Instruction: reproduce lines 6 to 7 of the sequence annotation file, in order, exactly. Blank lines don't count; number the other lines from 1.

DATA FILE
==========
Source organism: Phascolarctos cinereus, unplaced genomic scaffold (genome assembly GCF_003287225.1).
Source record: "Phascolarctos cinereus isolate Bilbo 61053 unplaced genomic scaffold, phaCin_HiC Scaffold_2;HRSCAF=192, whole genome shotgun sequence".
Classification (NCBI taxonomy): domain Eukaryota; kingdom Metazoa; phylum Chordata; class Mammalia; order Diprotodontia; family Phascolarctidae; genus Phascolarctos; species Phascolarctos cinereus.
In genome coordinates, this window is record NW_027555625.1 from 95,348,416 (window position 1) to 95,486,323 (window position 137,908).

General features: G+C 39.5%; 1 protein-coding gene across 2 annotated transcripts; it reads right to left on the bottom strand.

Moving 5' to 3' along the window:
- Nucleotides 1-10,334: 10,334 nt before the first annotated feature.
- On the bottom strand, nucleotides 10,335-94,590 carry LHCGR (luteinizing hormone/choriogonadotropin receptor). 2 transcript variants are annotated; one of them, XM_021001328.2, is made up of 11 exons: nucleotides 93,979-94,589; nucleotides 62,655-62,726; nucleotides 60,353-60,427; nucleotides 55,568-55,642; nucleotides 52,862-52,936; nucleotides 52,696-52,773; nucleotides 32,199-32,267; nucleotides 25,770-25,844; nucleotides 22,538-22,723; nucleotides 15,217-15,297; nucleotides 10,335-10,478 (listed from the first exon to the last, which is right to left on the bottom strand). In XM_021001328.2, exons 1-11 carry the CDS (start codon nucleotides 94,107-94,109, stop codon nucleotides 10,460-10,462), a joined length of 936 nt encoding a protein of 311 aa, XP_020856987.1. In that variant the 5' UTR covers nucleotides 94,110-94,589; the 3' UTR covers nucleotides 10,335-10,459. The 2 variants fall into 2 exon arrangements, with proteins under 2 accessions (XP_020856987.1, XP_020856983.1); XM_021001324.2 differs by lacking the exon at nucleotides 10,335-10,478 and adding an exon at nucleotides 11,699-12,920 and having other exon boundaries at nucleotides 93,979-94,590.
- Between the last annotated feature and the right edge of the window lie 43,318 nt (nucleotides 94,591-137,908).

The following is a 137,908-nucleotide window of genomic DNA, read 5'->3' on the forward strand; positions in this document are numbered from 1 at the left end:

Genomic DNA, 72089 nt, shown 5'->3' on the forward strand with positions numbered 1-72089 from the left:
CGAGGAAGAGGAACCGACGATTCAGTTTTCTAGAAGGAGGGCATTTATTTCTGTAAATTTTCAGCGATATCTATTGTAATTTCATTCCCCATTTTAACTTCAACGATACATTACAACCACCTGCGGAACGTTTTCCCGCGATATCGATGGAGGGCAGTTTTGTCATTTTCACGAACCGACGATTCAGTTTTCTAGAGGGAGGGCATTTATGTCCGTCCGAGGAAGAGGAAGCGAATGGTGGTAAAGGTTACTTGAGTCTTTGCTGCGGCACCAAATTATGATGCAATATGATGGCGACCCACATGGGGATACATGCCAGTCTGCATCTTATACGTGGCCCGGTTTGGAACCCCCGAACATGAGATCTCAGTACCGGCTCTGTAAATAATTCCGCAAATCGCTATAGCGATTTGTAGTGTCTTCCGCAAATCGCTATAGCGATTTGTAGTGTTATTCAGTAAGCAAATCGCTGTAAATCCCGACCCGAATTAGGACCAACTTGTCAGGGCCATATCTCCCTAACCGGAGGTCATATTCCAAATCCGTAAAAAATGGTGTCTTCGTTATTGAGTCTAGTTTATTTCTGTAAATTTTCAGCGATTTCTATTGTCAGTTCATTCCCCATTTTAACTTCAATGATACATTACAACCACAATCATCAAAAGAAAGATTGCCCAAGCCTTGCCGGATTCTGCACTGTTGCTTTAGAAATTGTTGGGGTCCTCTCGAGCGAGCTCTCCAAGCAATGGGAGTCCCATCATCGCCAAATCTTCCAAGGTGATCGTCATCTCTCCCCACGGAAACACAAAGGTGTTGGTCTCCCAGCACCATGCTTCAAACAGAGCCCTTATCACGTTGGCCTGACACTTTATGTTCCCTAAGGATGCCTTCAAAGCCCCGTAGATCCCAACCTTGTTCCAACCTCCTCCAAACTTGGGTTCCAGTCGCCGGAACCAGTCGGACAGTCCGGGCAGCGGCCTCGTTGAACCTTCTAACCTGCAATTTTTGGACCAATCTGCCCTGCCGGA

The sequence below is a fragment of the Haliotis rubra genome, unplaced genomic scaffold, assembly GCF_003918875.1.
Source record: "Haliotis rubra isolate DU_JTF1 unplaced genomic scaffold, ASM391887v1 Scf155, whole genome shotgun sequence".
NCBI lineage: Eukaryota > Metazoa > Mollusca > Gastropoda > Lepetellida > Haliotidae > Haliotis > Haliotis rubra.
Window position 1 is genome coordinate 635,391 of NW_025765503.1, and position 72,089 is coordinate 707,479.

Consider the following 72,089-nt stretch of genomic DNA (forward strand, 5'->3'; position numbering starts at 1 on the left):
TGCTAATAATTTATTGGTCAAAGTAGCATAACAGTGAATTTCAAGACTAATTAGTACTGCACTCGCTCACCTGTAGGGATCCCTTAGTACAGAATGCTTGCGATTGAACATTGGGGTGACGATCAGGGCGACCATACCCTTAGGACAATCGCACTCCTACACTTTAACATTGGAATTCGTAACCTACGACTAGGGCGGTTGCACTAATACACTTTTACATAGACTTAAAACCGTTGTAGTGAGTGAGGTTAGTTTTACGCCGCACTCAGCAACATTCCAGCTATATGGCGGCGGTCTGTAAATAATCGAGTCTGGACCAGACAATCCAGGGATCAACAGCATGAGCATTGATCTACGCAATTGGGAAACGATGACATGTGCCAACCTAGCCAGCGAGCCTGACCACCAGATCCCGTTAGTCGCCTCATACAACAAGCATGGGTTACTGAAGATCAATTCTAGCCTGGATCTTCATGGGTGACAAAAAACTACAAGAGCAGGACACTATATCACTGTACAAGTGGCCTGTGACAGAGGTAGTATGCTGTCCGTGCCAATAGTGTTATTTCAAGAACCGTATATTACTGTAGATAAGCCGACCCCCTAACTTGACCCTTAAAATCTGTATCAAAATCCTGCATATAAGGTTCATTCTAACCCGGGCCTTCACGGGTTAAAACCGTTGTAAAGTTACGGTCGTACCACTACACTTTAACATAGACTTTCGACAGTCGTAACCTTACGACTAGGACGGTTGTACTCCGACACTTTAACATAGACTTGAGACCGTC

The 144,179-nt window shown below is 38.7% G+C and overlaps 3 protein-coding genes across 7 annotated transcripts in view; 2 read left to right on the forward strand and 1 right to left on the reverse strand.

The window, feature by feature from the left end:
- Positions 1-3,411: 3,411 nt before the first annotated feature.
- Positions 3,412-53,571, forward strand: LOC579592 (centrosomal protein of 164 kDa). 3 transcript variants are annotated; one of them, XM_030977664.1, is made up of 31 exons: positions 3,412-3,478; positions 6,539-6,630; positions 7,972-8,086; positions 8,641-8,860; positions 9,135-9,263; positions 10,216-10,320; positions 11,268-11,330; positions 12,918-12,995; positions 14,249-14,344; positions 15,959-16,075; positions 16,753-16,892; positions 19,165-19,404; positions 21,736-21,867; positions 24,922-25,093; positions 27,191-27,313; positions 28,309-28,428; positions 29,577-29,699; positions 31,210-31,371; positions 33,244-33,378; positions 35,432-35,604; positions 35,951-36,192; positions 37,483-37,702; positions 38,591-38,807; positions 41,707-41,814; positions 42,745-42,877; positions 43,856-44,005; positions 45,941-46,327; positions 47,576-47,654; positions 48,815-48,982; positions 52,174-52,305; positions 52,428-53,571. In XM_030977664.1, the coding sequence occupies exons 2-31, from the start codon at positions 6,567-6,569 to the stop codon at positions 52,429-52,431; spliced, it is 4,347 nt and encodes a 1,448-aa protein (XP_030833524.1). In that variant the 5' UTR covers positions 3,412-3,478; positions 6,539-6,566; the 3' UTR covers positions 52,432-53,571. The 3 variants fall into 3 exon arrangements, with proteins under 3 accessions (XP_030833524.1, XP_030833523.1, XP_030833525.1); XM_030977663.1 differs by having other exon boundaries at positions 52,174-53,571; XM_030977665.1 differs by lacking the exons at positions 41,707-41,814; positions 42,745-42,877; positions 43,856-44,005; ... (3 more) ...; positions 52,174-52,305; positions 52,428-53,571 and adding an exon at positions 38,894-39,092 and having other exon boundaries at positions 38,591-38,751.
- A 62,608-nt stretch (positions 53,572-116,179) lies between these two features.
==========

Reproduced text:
Moving 5' to 3' along the window:
- Nucleotides 1-10,334: 10,334 nt before the first annotated feature.